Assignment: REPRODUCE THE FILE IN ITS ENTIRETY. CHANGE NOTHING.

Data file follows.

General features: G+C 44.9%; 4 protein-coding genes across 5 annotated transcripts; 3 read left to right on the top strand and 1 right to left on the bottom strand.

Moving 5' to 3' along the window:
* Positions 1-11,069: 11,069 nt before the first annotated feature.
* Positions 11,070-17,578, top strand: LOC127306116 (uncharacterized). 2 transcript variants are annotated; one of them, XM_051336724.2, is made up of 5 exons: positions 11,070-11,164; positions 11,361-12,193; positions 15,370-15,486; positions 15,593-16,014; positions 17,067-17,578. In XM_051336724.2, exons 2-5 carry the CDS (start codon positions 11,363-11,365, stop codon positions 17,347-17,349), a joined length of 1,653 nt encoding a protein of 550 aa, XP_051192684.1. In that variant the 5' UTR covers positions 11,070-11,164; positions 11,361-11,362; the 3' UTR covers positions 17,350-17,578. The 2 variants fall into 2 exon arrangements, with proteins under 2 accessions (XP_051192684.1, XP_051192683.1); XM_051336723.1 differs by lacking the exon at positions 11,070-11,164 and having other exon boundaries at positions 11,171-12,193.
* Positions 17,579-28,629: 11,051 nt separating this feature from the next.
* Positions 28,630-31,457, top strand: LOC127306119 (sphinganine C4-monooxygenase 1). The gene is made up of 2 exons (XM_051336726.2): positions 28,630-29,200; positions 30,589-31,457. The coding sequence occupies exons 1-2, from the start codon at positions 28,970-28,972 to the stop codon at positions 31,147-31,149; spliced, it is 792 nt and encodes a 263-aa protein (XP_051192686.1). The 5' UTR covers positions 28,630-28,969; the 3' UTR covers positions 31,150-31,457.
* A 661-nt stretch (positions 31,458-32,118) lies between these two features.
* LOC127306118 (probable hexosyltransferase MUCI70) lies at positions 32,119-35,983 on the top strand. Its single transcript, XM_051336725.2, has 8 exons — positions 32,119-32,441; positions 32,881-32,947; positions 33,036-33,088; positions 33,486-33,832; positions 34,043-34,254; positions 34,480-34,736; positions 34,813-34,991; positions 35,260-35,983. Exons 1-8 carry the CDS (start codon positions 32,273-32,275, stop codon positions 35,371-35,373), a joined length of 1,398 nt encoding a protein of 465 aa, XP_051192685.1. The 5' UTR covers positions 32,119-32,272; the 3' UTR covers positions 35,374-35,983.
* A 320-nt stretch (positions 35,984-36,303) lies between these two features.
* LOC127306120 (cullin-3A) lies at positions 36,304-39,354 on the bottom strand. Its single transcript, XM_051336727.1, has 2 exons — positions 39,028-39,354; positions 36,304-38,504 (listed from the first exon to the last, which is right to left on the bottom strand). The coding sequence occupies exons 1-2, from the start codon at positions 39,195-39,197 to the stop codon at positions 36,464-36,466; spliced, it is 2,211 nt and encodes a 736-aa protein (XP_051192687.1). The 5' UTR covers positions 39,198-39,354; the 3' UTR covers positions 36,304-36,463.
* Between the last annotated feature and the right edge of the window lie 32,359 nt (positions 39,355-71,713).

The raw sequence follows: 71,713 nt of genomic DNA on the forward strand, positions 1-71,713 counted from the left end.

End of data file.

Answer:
General features: G+C 44.9%; 4 protein-coding genes across 5 annotated transcripts; 3 read left to right on the top strand and 1 right to left on the bottom strand.

Moving 5' to 3' along the window:
* Positions 1-11,069: 11,069 nt before the first annotated feature.
* Positions 11,070-17,578, top strand: LOC127306116 (uncharacterized). 2 transcript variants are annotated; one of them, XM_051336724.2, is made up of 5 exons: positions 11,070-11,164; positions 11,361-12,193; positions 15,370-15,486; positions 15,593-16,014; positions 17,067-17,578. In XM_051336724.2, exons 2-5 carry the CDS (start codon positions 11,363-11,365, stop codon positions 17,347-17,349), a joined length of 1,653 nt encoding a protein of 550 aa, XP_051192684.1. In that variant the 5' UTR covers positions 11,070-11,164; positions 11,361-11,362; the 3' UTR covers positions 17,350-17,578. The 2 variants fall into 2 exon arrangements, with proteins under 2 accessions (XP_051192684.1, XP_051192683.1); XM_051336723.1 differs by lacking the exon at positions 11,070-11,164 and having other exon boundaries at positions 11,171-12,193.
* Positions 17,579-28,629: 11,051 nt separating this feature from the next.
* Positions 28,630-31,457, top strand: LOC127306119 (sphinganine C4-monooxygenase 1). The gene is made up of 2 exons (XM_051336726.2): positions 28,630-29,200; positions 30,589-31,457. The coding sequence occupies exons 1-2, from the start codon at positions 28,970-28,972 to the stop codon at positions 31,147-31,149; spliced, it is 792 nt and encodes a 263-aa protein (XP_051192686.1). The 5' UTR covers positions 28,630-28,969; the 3' UTR covers positions 31,150-31,457.
* A 661-nt stretch (positions 31,458-32,118) lies between these two features.
* LOC127306118 (probable hexosyltransferase MUCI70) lies at positions 32,119-35,983 on the top strand. Its single transcript, XM_051336725.2, has 8 exons — positions 32,119-32,441; positions 32,881-32,947; positions 33,036-33,088; positions 33,486-33,832; positions 34,043-34,254; positions 34,480-34,736; positions 34,813-34,991; positions 35,260-35,983. Exons 1-8 carry the CDS (start codon positions 32,273-32,275, stop codon positions 35,371-35,373), a joined length of 1,398 nt encoding a protein of 465 aa, XP_051192685.1. The 5' UTR covers positions 32,119-32,272; the 3' UTR covers positions 35,374-35,983.
* A 320-nt stretch (positions 35,984-36,303) lies between these two features.
* LOC127306120 (cullin-3A) lies at positions 36,304-39,354 on the bottom strand. Its single transcript, XM_051336727.1, has 2 exons — positions 39,028-39,354; positions 36,304-38,504 (listed from the first exon to the last, which is right to left on the bottom strand). The coding sequence occupies exons 1-2, from the start codon at positions 39,195-39,197 to the stop codon at positions 36,464-36,466; spliced, it is 2,211 nt and encodes a 736-aa protein (XP_051192687.1). The 5' UTR covers positions 39,198-39,354; the 3' UTR covers positions 36,304-36,463.
* Between the last annotated feature and the right edge of the window lie 32,359 nt (positions 39,355-71,713).

The raw sequence follows: 71,713 nt of genomic DNA on the forward strand, positions 1-71,713 counted from the left end.